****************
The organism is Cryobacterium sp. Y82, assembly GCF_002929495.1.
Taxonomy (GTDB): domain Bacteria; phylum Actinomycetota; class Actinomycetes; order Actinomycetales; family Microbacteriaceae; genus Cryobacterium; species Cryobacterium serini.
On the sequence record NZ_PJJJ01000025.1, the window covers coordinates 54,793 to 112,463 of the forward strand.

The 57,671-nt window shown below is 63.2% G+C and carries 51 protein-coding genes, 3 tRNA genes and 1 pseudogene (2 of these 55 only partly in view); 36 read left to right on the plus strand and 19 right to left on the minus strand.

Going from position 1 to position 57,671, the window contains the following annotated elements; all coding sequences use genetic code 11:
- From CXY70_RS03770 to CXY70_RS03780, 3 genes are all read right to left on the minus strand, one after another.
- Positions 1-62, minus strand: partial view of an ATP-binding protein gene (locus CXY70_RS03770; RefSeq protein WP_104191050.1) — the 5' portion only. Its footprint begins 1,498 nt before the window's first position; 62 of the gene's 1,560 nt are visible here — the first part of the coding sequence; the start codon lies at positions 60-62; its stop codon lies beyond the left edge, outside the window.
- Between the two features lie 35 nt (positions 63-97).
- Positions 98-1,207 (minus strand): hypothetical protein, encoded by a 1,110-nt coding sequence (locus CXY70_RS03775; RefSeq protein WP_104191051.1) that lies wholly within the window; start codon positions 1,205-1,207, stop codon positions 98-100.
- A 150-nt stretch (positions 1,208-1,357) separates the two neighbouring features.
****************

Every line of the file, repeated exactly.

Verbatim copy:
The organism is Cryobacterium sp. Y82, assembly GCF_002929495.1.
Taxonomy (GTDB): domain Bacteria; phylum Actinomycetota; class Actinomycetes; order Actinomycetales; family Microbacteriaceae; genus Cryobacterium; species Cryobacterium serini.
On the sequence record NZ_PJJJ01000025.1, the window covers coordinates 54,793 to 112,463 of the forward strand.

The 57,671-nt window shown below is 63.2% G+C and carries 51 protein-coding genes, 3 tRNA genes and 1 pseudogene (2 of these 55 only partly in view); 36 read left to right on the plus strand and 19 right to left on the minus strand.

Going from position 1 to position 57,671, the window contains the following annotated elements; all coding sequences use genetic code 11:
- From CXY70_RS03770 to CXY70_RS03780, 3 genes are all read right to left on the minus strand, one after another.
- Positions 1-62, minus strand: partial view of an ATP-binding protein gene (locus CXY70_RS03770; RefSeq protein WP_104191050.1) — the 5' portion only. Its footprint begins 1,498 nt before the window's first position; 62 of the gene's 1,560 nt are visible here — the first part of the coding sequence; the start codon lies at positions 60-62; its stop codon lies beyond the left edge, outside the window.
- Between the two features lie 35 nt (positions 63-97).
- Positions 98-1,207 (minus strand): hypothetical protein, encoded by a 1,110-nt coding sequence (locus CXY70_RS03775; RefSeq protein WP_104191051.1) that lies wholly within the window; start codon positions 1,205-1,207, stop codon positions 98-100.
- A 150-nt stretch (positions 1,208-1,357) separates the two neighbouring features.